Nov 16 2008
I posted this on dailyKos last week, under my other handle I use there. It passed by there as most diaries do. This morning I woke up and started my weekly dose of opposition research and MSM lunacy. I got 5 minutes of Fox News with Senator Dorgan arguing for taking 25-30 of the already allocated 700 billion to help the car companies (responsible for 3 to 5 million jobs). Senator Kyl and Chris Matthews countered with the same supply-side crap and “blame the poor people” grandstanding that has gotten us in to this mess. Then they asserted that the Democrats should “compromise” with the Republicans and not bail out the car companies (just the banks). I got so angry, I turned the channel to ABC, where Ahnold was saying that Fannie May and Freddie Mac forced so many banks into loaning to people who had no business getting a home mortgage. As a VP in a community bank, let me tell you that this is a baldfaced lie, but it is one of the somber “explanations” that the wingnuts peddle to again place the blame on “the poor”. (It is also designed to appeal to racists, BTW) I only got through about 6o seconds of Arnold’s crap before I turned off the TV and decided to repost my rant here.
We’ve sold all the drywall and insulation out of the house that is the American economy, along with the siding, furniture (not the tv, of course), plumbing, and the “unnecessary” parts of the roof. We’re down to the studs, people, and winter is coming. What is left of the American middle class is about to be pushed forever into poverty, the the long term GOP-corporatist plan of feudalizing America is about to become complete, and the Sunday morning shills are suggesting we “compromise” with these thieves. Its time to fight back. We must obliterate supply side economics and expose it for the insidious farce that it is, with overwhelming force and all due haste. Now, the repost:
This rant started in a bar in a 2700-person town, arguing politics with a mostly Republican group on the night after the election. While (thankfully) they accepted the results of the election, and generally wished success for Obama, they also wished he would continue “supply side” and “free market” policies. Our town, like most others, has been economically decimated the past 30 years. It started a rap that is roughly transcribed here:
There are relatively few people who have benefited greatly from supply side economics, but if you live in a small town, the numbers are ridiculously skewed against you. Supply side doesn’t have anything for your small town, except for job losses, poor quality products, the end of locally based businesses, and the erosion of community political and economic power. These ill effects also spur on other problems such as bad customer service, lack of pride in workmanship, and lethargy in general.
Aug 07 2008
This is a continuation of The Green Desert and The Green Paradox. The quick update is: more flowers; still many bees; growing number of moths and butterflies. Still no bees on flowering plants around the Roundup Ready corn and soybean fields.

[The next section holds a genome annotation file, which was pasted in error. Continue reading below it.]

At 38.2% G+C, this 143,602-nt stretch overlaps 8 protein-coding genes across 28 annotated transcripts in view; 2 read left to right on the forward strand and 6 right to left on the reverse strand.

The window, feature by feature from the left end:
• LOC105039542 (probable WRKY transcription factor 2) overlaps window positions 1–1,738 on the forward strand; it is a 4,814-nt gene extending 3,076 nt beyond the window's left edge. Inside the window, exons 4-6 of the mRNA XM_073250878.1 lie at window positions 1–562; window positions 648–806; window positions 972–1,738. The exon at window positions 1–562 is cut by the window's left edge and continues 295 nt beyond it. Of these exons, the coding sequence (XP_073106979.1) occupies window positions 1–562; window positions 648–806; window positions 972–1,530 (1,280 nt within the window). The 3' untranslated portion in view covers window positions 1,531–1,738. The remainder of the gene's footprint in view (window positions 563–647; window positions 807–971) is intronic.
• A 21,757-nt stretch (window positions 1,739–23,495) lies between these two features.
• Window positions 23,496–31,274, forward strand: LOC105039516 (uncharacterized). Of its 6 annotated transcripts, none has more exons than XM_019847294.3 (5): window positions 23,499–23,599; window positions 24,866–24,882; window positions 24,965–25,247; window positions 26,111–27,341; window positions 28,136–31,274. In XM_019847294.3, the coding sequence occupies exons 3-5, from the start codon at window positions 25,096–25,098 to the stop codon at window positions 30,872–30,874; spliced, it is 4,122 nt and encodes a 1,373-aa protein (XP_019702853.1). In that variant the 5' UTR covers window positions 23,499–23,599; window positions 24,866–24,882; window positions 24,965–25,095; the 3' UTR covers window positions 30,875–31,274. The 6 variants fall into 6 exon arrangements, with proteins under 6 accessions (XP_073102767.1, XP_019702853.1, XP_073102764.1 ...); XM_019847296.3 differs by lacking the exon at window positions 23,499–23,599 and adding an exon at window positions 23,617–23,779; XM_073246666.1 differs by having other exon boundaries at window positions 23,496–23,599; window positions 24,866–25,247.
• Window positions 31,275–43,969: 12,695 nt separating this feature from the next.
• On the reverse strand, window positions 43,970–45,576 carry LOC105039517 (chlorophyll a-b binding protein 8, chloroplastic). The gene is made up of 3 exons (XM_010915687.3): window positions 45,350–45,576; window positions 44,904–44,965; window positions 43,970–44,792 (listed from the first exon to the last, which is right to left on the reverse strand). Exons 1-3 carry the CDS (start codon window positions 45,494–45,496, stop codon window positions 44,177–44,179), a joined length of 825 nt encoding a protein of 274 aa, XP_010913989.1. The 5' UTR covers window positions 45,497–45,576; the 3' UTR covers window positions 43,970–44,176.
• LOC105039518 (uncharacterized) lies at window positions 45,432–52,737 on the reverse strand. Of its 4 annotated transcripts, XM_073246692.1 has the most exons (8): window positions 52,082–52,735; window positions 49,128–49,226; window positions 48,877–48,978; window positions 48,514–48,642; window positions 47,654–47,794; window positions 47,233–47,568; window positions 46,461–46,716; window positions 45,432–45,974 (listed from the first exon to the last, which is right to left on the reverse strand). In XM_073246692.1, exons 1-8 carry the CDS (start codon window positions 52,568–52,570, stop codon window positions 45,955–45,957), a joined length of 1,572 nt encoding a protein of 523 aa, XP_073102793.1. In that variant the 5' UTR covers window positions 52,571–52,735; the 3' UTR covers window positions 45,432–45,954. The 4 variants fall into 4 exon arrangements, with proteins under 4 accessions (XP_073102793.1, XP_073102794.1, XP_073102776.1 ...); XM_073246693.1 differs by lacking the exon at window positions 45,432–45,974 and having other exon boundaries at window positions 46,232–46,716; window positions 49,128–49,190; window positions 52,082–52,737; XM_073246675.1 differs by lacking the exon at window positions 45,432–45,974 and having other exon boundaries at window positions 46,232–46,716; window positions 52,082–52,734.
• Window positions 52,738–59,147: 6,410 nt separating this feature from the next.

This story starts about a week ago with a phone accounting of all this to a friend in NYC, who I had called to tell we were coming to the city for a few days.
Specifically, I told him not only about the bees, but the complexities of mass production and paying the bills on a family farm, ala how my father works alone the amount of ground that would have been 3 families’ work just 50 years ago, and grew much more than they did then as well-all while using (at minimum) poisons that (at minimum) bees don’t like and seem obviously to be out of balance with nature.
So my friend said, “Well, what’s wrong is the feeling that you have to grow that much.” Which got me to thinking.
Jul 26 2008
Below are some sayings compiled for no good reason, which is a pretty good reason. Especially on a Friday. A little night reading, I mean light reading–good because you don’t have to follow along. These sentences only sporadically have anything to do with the ones next to them. Or do they…?
Jul 24 2008
I’ve sat down to write a followup of “The Green Desert” many times now. My apologies that my schedule has prevented me from devoting the proper time needed to organize my thoughts.
But a good thing has happened as a result of this delay – time has passed and our overgrown lawn is even more beautiful and/or unruly, depending on your point of view. Many many more flowers (and weeds) have bloomed. And most germane to the discussion, many many more honeybees have arrived.
Jul 09 2008
While looking out my window in the middle of farmland in SE Indiana, I see woods at various distances from approximately a quarter to three-quarters of a mile away. In between me and those woods are soybean and corn fields, scattered houses, their lawns, a few roads and lanes, the margins of those fields and roads, and (closest to me) our yard, that we decided not to mow this year. It is mid-July, and in all of this very green, rural scene, the only substantial group of flowers of any kind is our yard. A little island of “proper” flowers, and flowering “weeds”. And it is full of bugs, namely BEES.
Across countless acres, I see nothing but fields and lawns.